Reena’s father, Manjit (Ezra Faroque Khan) and her uncle, Raj (Anoop Desai) report Reena’s disappearance to the police, but are dismissed by weary, bored cops who remind Manjit and Raj that teenagers run away all the time and tend to turn up. These cops are the contemptable Scott (Daniel Diemer) and his uneasy sister, Cam Betland (Lily Gladstone), a soft butch who’s entire life seems like one big compromise. When Manjit speaks to Raj in Punjabi and Cam asks them to speak English, Raj points at Scott — “I get it from him,” he then turns to Cam, “but I wouldn’t expect it from you.” Perhaps it is this that inspires her to follow them out, ask more questions, attach herself to the case, and thus slot her character into the Token Good Cop trope.

When Rebecca and Cam end up in the same room for the first time seemingly since Rebecca left the island, it’s immediately clear that the two share an unspecified but fraught and romantic past. Cam, who is Indigenous, spent time as a teenager in Seven Oaks, and was adopted by a white family. Her father, Roy (Matt Craven), is the chief of police, and her career choice seems like her own bid for acceptance, to cross the chasm from “invited guest” into someone who truly belongs, from being a problem to solving them. But now that she’s at the desk, she has to contend with an institution that has never been correct about who and what constitutes a problem. Roy seems to like her in this spot, desperate for his approval.

“So you’re a cop now,” Rebecca says when Cam agrees to come over, leaning against the wall of her room with a glass of red wine. “That’s kind of… terrible.”

Cam snorts. “Yeah, I’ll let my entire family know you said so.”

Seemingly Cam is certain her best way out of Victoria is an invitation to the Vancouver Major Crimes department, for which Roy refuses to write her recommendation. While unarticulated, it feels obvious enough that her desire to flee for Vancouver is in part because, as a queer Indigenous person, she feels as alone on the island as Reena Virk does. Gladstone told Rotten Tomatoes that she’d read a lot of character breakdowns of Indigenous cops with skepticism, but chose to take this one on, seeing it as “an opportunity to indict law enforcement and to indict that power dynamic” of what happens when “a woman who largely is denied having power [is put] in such a role.”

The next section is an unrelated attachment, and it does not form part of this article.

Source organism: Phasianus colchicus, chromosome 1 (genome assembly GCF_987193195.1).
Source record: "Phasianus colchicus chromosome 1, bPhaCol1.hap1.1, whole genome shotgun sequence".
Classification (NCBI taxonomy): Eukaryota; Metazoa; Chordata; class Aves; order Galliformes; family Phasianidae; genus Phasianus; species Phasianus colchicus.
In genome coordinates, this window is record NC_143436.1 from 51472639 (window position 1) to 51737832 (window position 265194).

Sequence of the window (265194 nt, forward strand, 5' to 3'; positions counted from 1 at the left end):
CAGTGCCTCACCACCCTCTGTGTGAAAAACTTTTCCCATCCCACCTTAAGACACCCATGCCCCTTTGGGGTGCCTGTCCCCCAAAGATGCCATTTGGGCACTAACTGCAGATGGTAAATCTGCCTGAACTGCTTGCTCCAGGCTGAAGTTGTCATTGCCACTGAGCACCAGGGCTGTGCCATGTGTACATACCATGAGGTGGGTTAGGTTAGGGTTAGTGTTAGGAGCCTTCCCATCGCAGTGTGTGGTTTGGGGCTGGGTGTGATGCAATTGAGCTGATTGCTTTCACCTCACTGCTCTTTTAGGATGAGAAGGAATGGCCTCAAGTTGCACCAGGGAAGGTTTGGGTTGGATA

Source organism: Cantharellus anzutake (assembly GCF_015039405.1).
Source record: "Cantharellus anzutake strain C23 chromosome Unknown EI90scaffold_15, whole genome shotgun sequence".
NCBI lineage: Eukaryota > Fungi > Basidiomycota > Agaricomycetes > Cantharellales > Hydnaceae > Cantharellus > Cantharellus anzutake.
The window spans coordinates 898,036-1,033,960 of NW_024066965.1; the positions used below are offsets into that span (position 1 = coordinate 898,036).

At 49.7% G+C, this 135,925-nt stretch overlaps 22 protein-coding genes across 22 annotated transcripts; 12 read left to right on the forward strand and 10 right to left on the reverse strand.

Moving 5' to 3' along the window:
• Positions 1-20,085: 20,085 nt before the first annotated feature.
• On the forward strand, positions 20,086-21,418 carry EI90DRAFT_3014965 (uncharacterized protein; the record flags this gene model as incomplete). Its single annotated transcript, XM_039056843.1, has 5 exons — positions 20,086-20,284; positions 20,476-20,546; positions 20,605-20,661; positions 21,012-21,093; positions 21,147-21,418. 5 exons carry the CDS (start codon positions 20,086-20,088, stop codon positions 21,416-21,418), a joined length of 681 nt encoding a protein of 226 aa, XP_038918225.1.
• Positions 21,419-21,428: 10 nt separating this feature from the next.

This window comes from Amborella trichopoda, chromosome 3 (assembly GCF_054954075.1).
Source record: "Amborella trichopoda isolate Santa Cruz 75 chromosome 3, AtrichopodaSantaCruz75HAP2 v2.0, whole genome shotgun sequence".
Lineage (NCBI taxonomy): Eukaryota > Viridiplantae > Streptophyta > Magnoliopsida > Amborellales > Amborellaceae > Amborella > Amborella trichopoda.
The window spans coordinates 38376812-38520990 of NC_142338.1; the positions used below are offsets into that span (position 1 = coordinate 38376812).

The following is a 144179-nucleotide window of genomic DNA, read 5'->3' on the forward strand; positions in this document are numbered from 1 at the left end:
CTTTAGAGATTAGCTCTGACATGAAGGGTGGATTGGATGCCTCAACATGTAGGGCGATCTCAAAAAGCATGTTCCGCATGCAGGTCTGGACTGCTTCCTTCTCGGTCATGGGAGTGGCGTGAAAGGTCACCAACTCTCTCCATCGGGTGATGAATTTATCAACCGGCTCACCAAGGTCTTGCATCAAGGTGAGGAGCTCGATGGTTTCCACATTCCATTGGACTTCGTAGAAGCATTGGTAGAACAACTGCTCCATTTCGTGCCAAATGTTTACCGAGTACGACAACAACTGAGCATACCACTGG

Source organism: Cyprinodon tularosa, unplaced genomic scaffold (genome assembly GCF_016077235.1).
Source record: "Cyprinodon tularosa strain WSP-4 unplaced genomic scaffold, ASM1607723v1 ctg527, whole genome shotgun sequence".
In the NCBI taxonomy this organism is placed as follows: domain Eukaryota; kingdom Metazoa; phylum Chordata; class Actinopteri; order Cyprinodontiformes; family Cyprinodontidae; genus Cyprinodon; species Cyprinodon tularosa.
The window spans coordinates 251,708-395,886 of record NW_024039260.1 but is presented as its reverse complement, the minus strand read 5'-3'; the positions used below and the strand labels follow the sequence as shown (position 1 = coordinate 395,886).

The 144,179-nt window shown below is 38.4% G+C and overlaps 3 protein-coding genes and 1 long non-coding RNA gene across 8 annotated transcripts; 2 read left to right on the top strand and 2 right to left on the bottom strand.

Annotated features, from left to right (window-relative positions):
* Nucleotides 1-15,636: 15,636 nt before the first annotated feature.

“The island is safe, clean,” Cam’s father tells her. “Why would anybody want to leave?”

Of course it is safe for him. But for others in the story, “safety” is more elusive, and so is power.

The Virks want to keep Reena safe, but Reena’s got intense tunnel vision, desperate for popularity and acceptance. At school, she’s bullied for her weight and her race and the religious traditions that prevent her parents from offering her the stuff of conformity (like shaving her legs) she longs for. Once Reena is under Josephine’s spell, the Virks don’t stand a chance. Josephine wants her own girl gang, wants to be perceived as tough and violent, talks about Biggie Smalls’ murder like they were personal friends, has a Svengali-like power over her pals and in some scenes moves through rooms and challenges adults like some thin-eyebrowed lip-penciled teenage hellmouth version of Scar from The Lion King.